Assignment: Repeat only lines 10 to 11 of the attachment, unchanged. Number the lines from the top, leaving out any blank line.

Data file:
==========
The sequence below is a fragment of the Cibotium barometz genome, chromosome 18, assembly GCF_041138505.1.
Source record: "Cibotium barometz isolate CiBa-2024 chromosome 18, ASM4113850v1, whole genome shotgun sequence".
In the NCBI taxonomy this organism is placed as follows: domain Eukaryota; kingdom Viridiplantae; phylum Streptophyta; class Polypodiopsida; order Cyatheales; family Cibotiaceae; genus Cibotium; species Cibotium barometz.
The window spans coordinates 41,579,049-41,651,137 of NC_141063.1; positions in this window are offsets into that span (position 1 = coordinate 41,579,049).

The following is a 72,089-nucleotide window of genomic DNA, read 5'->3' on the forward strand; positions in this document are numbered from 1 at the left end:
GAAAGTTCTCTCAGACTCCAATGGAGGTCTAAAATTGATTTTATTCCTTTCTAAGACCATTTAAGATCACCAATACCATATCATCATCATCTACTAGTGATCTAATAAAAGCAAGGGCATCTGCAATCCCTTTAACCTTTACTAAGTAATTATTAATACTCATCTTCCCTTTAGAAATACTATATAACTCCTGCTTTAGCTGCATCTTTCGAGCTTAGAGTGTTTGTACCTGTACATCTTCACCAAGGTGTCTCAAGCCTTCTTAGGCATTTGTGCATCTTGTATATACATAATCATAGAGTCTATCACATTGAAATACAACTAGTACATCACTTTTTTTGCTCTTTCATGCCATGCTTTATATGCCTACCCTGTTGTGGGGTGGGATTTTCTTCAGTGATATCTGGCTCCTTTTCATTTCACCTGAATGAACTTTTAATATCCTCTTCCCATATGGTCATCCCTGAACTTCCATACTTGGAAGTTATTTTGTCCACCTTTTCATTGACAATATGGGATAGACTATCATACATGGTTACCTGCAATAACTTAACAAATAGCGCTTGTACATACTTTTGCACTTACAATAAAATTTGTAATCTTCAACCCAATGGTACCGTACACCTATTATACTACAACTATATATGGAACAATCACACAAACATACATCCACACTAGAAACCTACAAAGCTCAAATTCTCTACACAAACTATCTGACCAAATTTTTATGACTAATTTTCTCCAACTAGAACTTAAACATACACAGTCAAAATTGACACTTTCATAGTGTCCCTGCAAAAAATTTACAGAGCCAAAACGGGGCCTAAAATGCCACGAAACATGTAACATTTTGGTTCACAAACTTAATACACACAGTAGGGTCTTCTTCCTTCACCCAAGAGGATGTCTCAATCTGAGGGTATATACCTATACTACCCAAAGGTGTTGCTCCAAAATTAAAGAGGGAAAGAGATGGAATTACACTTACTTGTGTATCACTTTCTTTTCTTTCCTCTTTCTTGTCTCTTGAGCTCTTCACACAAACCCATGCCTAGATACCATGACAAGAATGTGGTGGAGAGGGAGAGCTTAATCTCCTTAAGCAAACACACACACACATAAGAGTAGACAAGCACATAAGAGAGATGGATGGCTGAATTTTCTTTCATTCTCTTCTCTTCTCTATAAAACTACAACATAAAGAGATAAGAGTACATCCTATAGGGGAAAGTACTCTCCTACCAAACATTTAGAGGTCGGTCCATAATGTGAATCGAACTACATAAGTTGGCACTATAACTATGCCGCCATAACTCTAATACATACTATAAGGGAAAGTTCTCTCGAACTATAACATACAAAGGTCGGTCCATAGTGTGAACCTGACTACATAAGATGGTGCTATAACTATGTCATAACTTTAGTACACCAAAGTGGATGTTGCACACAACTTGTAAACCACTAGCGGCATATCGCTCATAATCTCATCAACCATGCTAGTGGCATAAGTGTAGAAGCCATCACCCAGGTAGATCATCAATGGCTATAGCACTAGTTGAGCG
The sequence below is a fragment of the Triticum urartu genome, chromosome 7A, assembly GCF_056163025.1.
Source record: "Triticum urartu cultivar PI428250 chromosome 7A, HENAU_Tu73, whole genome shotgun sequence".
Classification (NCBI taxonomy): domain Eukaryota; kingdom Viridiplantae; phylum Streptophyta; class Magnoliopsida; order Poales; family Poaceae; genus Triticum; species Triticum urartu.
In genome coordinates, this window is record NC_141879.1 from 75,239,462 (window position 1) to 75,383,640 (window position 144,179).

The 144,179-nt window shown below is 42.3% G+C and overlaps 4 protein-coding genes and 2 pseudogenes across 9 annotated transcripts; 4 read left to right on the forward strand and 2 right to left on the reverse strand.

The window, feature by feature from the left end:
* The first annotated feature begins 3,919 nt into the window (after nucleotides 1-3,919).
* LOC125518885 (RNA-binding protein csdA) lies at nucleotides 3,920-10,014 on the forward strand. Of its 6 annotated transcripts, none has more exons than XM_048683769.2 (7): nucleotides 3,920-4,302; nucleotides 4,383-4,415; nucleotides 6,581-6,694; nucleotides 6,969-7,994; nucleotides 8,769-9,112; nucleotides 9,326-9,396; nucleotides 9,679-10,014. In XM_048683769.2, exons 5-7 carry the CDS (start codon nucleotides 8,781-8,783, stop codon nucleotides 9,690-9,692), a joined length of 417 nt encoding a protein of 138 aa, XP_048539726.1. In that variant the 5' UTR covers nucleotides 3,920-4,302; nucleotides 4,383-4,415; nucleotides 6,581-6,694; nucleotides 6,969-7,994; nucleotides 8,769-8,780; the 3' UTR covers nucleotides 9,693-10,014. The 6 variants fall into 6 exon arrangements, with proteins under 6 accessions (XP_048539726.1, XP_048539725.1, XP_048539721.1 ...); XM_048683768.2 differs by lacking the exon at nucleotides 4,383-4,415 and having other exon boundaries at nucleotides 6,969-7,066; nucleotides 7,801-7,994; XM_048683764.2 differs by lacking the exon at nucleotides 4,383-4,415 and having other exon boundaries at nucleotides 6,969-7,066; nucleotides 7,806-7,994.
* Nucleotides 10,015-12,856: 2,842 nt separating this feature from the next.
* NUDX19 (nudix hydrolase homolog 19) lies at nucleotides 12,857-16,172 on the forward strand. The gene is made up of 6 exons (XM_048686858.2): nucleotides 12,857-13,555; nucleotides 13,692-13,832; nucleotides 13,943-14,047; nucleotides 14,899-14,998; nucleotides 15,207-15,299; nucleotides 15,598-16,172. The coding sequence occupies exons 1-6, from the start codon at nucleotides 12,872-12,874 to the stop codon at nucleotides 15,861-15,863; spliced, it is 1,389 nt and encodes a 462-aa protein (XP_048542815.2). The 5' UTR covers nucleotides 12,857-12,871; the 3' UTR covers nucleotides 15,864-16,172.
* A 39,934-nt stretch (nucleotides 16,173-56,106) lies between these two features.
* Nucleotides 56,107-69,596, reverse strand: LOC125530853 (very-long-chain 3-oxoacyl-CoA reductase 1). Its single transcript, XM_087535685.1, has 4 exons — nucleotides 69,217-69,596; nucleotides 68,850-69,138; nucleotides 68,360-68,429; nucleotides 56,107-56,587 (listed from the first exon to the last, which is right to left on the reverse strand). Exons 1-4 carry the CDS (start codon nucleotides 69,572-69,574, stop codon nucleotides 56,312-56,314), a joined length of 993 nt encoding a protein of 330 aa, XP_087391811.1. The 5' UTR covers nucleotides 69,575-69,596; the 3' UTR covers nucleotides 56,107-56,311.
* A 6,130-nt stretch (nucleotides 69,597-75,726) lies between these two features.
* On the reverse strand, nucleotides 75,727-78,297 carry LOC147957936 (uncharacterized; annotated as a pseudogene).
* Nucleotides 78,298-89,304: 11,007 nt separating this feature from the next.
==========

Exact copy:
In genome coordinates, this window is record NC_141879.1 from 75,239,462 (window position 1) to 75,383,640 (window position 144,179).

The 144,179-nt window shown below is 42.3% G+C and overlaps 4 protein-coding genes and 2 pseudogenes across 9 annotated transcripts; 4 read left to right on the forward strand and 2 right to left on the reverse strand.